I have been working with leaders in all walks of life, profit and nonprofit, for more than forty years now and have come to appreciate how hard leadership can be. It is complex and high-pressured work. And, in my experience with more than 4,000 leaders, the most difficult aspect of it is leading people.

So it’s not surprising that most leadership books focus on people-related issues. I list 50 kinds of people problems in my book, such as: persistent internal conflicts, distrust, employee disengagement, low level of cooperation, low morale, turf battles, etc. If you step back and look at all of the people problems over the years, two interesting patterns show up. One, they keep reappearing, year in and year out. Two, they are typically addressed one or two at a time. A search at the present time (November, 2018) on Amazon for books on “employee engagement” yields a list of 1,000 books.

If you drill down, however, an even more interesting pattern shows up. All these problems have to do with people separating from one another: in silos, by disengaging, by thinking they understand when they don’t, etc. When leaders believe everybody is clear about the direction of their enterprise, but employees perform in a way that doesn’t fit that direction, leaders and employees are separated. When people blame one another for mistakes, they create separation. These separations, or disconnections, involve customers, employees, and leaders, and separations between any one set (e.g., leaders and employees) impact all three.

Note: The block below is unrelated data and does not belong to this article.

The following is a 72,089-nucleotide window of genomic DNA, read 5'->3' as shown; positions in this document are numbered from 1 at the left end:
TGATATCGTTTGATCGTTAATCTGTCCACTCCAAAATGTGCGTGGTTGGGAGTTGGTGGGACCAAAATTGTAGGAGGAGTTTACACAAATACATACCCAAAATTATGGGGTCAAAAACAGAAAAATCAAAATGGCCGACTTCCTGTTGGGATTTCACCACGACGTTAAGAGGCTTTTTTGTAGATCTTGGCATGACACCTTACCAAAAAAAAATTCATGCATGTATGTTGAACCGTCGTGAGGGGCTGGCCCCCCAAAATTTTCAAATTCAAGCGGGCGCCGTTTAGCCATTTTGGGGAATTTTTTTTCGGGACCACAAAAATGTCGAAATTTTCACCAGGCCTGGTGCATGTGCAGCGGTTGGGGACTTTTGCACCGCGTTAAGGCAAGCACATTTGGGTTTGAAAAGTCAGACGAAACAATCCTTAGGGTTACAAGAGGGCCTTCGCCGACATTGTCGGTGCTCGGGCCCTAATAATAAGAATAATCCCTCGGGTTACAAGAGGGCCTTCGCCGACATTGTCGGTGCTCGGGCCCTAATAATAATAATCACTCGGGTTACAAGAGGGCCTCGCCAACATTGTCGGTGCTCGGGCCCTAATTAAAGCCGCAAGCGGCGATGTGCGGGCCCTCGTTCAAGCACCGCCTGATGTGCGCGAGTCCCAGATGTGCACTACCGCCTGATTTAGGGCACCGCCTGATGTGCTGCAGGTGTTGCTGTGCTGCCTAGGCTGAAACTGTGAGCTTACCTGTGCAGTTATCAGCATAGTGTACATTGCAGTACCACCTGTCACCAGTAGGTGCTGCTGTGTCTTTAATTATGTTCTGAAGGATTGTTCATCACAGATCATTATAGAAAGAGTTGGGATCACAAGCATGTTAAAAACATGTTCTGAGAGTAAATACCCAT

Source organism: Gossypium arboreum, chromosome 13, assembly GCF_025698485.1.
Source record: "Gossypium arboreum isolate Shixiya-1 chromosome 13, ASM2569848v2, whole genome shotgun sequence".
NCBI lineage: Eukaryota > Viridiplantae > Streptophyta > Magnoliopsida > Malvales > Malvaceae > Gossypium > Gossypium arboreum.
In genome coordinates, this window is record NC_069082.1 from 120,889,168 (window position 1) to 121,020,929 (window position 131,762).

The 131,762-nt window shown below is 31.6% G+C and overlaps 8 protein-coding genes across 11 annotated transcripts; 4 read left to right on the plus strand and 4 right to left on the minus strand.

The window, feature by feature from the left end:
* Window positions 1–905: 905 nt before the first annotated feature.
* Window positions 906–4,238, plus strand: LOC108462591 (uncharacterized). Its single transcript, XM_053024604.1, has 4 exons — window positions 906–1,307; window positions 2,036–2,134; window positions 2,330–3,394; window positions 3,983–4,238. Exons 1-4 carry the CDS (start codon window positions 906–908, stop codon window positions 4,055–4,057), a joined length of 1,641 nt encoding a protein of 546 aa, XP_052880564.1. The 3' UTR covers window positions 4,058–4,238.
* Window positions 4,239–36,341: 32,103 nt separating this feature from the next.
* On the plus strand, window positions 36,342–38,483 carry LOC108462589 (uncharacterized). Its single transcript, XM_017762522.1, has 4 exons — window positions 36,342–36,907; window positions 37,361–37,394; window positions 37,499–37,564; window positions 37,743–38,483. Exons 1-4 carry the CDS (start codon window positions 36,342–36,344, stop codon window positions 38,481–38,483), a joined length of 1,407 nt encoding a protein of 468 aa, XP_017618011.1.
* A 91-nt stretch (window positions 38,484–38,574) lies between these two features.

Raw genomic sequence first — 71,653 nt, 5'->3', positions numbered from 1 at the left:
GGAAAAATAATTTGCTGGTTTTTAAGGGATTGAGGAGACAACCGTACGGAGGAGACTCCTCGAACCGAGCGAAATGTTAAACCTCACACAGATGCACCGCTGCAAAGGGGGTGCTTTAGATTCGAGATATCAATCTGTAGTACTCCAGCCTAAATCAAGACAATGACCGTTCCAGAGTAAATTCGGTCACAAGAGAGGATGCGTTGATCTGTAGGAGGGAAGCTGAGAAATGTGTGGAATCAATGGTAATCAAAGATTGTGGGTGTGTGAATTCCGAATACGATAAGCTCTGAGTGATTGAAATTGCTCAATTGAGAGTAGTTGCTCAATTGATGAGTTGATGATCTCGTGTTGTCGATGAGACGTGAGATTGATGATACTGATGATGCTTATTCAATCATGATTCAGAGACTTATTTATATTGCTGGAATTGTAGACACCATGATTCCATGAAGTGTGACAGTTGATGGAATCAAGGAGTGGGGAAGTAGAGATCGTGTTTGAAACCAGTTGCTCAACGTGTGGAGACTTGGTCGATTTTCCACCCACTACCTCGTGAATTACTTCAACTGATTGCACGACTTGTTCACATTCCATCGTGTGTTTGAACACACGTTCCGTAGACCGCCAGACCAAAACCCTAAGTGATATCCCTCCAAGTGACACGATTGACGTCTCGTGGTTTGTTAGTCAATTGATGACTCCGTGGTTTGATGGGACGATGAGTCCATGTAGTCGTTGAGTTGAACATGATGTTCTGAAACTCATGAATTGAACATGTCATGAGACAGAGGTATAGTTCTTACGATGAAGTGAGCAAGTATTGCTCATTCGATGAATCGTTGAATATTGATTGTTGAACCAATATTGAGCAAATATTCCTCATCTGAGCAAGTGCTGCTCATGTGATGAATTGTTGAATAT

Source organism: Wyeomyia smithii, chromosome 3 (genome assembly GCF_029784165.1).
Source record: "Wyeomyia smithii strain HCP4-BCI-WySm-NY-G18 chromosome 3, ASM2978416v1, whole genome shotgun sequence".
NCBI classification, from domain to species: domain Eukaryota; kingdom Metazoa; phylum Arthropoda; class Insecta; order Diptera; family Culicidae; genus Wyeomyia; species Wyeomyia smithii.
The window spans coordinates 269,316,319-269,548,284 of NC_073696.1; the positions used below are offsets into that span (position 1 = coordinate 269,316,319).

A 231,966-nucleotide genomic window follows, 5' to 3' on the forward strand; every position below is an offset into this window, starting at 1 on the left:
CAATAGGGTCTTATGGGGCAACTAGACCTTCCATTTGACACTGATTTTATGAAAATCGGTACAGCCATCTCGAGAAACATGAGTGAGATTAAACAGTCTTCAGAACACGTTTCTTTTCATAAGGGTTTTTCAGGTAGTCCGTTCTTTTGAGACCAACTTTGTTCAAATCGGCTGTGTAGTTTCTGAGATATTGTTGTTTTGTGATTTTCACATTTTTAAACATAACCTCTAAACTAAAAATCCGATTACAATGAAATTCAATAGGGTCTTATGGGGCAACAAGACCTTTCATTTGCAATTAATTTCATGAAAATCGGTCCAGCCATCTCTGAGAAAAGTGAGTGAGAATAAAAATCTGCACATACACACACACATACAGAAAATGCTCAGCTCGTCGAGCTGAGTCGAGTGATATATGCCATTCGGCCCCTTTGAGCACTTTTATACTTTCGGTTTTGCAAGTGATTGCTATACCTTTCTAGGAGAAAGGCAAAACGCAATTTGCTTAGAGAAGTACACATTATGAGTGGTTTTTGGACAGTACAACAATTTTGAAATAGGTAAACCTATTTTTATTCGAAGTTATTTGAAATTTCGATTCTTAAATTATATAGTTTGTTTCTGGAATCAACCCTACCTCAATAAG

These disconnections keep reappearing because they are symptoms of a deeper problem – hidden system disconnections. These are the root causes of people problems. My book describes four fundamentally different kinds of enterprises, named as follows: Predictable and Dependable, Best-in-Class, Customized, and Enrichment. Each of the four has its own particular set of properly ordered connections. Each leads differently, approaches its customers differently, teams differently, uses power differently, decides differently, etc. The principles of unifying and empowering enterprises are the same, but each one of the four practices these principles differently and, importantly, when one or more of these practices are implemented that don’t belong (“properly connect”), separation occurs and “people problems” show up. If you practice consensus decision-making in a Best-in-Class enterprise or practice “steward” leadership in a Predictable and Dependable enterprise, you create contradictions and crosscurrents. Because these separations are hidden, the symptoms persist or subside and then reappear.

The essential solution to “solving” people problems is to lead and enculturate your enterprise in a manner that is consistent with your customer promise. I spell out how to do that in my book.

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